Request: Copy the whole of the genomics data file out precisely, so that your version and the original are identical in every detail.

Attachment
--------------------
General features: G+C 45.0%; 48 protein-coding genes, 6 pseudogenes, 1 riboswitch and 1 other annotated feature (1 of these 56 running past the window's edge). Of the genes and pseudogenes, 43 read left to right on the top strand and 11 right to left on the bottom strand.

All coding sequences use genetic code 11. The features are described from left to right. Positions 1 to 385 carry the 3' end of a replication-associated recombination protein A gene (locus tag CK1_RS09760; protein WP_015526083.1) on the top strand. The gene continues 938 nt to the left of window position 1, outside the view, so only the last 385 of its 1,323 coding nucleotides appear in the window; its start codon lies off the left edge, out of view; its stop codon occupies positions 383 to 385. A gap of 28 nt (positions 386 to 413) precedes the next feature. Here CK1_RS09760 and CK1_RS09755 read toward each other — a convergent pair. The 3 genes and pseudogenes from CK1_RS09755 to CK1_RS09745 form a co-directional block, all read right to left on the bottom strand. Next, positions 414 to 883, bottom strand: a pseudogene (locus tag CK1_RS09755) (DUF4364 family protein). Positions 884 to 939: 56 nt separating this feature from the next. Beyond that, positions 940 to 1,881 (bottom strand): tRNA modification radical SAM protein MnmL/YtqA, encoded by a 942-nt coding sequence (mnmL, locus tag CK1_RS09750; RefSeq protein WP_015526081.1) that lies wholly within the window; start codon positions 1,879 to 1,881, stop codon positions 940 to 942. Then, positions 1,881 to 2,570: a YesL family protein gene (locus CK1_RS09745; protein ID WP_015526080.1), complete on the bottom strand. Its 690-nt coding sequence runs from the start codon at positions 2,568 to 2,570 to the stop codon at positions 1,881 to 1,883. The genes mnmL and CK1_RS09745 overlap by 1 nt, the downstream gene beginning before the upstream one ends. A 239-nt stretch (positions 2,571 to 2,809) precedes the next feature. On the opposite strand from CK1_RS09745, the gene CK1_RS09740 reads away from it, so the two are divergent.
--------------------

General features: G+C 45.0%; 48 protein-coding genes, 6 pseudogenes, 1 riboswitch and 1 other annotated feature (1 of these 56 running past the window's edge). Of the genes and pseudogenes, 43 read left to right on the top strand and 11 right to left on the bottom strand.

All coding sequences use genetic code 11. The features are described from left to right. Positions 1 to 385 carry the 3' end of a replication-associated recombination protein A gene (locus tag CK1_RS09760; protein WP_015526083.1) on the top strand. The gene continues 938 nt to the left of window position 1, outside the view, so only the last 385 of its 1,323 coding nucleotides appear in the window; its start codon lies off the left edge, out of view; its stop codon occupies positions 383 to 385. A gap of 28 nt (positions 386 to 413) precedes the next feature. Here CK1_RS09760 and CK1_RS09755 read toward each other — a convergent pair. The 3 genes and pseudogenes from CK1_RS09755 to CK1_RS09745 form a co-directional block, all read right to left on the bottom strand. Next, positions 414 to 883, bottom strand: a pseudogene (locus tag CK1_RS09755) (DUF4364 family protein). Positions 884 to 939: 56 nt separating this feature from the next. Beyond that, positions 940 to 1,881 (bottom strand): tRNA modification radical SAM protein MnmL/YtqA, encoded by a 942-nt coding sequence (mnmL, locus tag CK1_RS09750; RefSeq protein WP_015526081.1) that lies wholly within the window; start codon positions 1,879 to 1,881, stop codon positions 940 to 942. Then, positions 1,881 to 2,570: a YesL family protein gene (locus CK1_RS09745; protein ID WP_015526080.1), complete on the bottom strand. Its 690-nt coding sequence runs from the start codon at positions 2,568 to 2,570 to the stop codon at positions 1,881 to 1,883. The genes mnmL and CK1_RS09745 overlap by 1 nt, the downstream gene beginning before the upstream one ends. A 239-nt stretch (positions 2,571 to 2,809) precedes the next feature. On the opposite strand from CK1_RS09745, the gene CK1_RS09740 reads away from it, so the two are divergent.